Atoms for Peace: AMOK (XL) | Under the Radar Magazine Under the Radar | Music Blog for the Indie Music Magazine
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Atoms For Peace



Feb 27, 2013 Web Exclusive Bookmark and Share

If you’ve ever seen Radiohead live (or watched the “Lotus Flower” video), you’re aware that Thom Yorke really likes to dance. But as opposed to graceful, purposeful movements, jerky gyrations and sudden twitches fill Yorke’s dancing. AMOK, Yorke’s first album with his supergroup Atoms for Peace, is the first full-length record that sounds like it was created with Thom Yorke’s dancing in mind.

It’s always a challenge to figure out what makes a Yorke side or solo effort different from Radiohead albums, and AMOK is no exception. That’s made even harder by the opening to first track “Before Your Very Eyes ...,” which, with its cascading guitar line and clamoring polyrhythms, could have easily found its way onto The King of Limbs. But then the aggressive synth lines start to sneak in and the main difference between Atoms for Peace and Radiohead becomes apparent: this new band is a lot groovier.

This makes sense when you realize who the others in the band are. The bassist, Flea, is mostly known for his aggressive slap funk work for Red Hot Chili Peppers, and the percussionists are primarily known for their work with Beck, R.E.M., and David Byrne. The remaining member is Nigel Godrich, the longtime Radiohead producer who has also worked with Beck and Paul McCartney.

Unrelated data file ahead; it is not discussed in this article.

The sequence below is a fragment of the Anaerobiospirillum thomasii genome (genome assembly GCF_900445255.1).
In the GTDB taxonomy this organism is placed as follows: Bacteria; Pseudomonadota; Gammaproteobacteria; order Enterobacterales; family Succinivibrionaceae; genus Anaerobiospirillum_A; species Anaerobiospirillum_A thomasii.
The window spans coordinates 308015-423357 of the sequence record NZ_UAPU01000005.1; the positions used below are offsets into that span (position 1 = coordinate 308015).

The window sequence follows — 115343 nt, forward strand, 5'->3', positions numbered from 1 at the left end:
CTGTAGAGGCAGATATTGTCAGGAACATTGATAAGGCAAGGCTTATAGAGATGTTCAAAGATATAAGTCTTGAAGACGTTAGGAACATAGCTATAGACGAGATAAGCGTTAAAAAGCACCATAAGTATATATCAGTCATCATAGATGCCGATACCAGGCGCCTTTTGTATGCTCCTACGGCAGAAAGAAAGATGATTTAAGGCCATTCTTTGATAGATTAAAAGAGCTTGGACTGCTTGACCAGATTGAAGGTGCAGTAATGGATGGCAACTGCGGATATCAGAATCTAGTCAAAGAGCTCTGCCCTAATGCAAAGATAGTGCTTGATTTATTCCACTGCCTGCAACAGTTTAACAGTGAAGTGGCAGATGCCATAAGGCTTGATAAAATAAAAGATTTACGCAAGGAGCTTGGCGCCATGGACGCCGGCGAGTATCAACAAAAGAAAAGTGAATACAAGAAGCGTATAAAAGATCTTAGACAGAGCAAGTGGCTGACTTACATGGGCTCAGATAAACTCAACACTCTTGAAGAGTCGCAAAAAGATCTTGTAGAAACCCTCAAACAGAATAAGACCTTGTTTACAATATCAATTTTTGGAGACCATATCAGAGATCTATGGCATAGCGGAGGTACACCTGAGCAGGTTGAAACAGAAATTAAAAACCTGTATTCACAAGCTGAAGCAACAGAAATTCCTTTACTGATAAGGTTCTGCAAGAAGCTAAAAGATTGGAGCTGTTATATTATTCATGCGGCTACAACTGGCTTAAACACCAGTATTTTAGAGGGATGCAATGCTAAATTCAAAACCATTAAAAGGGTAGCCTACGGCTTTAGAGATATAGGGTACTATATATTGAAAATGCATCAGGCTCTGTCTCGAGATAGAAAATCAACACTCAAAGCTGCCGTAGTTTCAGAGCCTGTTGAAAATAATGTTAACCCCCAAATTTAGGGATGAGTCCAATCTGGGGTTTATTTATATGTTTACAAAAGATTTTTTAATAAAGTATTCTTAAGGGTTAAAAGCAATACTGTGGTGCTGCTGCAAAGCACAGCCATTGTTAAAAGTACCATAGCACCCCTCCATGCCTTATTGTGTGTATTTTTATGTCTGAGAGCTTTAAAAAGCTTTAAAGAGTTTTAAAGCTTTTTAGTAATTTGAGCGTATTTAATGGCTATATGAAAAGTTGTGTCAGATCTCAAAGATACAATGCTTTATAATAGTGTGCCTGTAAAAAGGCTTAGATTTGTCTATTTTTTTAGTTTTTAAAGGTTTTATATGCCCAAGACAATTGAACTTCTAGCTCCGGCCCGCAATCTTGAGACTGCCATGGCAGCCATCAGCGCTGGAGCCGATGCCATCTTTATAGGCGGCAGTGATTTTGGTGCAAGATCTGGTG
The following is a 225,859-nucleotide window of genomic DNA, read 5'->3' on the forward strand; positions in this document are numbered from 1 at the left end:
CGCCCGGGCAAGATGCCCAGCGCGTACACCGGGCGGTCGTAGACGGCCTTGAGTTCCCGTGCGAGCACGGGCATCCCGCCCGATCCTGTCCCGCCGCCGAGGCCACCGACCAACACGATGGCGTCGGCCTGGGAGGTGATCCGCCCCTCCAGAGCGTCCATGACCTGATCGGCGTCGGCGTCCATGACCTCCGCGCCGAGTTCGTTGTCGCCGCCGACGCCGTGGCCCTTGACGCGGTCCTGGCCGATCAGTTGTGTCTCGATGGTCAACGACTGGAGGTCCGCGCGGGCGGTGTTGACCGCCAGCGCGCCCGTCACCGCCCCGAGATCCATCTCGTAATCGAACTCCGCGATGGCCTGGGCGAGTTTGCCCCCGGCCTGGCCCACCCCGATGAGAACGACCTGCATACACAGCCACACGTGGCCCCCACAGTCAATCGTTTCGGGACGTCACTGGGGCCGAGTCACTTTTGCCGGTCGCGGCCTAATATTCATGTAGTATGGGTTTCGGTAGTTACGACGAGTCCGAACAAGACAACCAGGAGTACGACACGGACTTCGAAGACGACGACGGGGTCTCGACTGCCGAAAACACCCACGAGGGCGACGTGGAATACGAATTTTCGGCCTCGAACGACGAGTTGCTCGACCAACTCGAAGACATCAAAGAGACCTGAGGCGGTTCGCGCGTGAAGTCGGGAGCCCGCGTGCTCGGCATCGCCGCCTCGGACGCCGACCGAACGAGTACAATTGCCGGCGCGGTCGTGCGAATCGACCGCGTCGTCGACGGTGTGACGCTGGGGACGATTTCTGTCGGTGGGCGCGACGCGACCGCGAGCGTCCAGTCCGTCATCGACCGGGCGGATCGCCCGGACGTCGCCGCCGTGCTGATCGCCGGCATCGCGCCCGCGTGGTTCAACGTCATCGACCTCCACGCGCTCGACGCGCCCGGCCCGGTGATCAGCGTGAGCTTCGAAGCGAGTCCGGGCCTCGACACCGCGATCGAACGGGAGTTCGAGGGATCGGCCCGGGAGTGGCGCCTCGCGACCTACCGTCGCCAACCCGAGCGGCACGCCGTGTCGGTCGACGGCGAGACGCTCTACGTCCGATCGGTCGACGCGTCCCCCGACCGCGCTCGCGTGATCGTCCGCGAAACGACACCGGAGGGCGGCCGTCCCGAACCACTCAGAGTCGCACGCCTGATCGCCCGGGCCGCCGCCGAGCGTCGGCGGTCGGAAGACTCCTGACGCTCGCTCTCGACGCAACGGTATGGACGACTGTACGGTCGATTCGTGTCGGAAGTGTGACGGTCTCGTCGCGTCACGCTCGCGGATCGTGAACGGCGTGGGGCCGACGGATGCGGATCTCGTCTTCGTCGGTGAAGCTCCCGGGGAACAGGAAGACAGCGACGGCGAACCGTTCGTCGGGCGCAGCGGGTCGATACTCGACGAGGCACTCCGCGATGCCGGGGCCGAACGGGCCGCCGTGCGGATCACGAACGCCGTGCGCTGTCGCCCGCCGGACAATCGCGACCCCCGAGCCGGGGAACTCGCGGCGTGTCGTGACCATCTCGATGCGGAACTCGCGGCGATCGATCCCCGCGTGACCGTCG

AMOK is almost uniformly beat-heavy. The first track released, “Default,” is basically a skewed version of a dance song, and “Dropped” seems to have been written for festival crowds of awkwardly shuffling hipsters. “Unless” builds from a slow boil into head-bobbing waves of repeated tones, while “Reverse Running”perhaps the album’s best trackuses some of the album’s only muted piano line to complement a backbeat of crazy time signatures and slinky bassline. The whole project is much more cohesive than you might expect from what’s technically a debut album.

This is not to say there aren’t some missteps: “Ingenue” is the album’s only sort-of ballad, which mostly means it’s boring. “Judge, Jury and Executioner” and “Stuck Together Pieces” seem made up of ideas we’ve heard on previous (and better) Radiohead singles. But none of these can sink what is a terrific albumafter all, it’s not like Radiohead has never released a song that didn’t merit these same criticisms. AMOK is an album you’ll need to spend time unpacking, which means it’s cut from the same cloth as every good Radiohead album. But with this one, maybe you’ll get to dance a little along the way. (

Author rating: 8/10

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February 28th 2013

Supergroup Atoms for Peace have perfected the art of sounding like Thom and his laptop.

June 4th 2017

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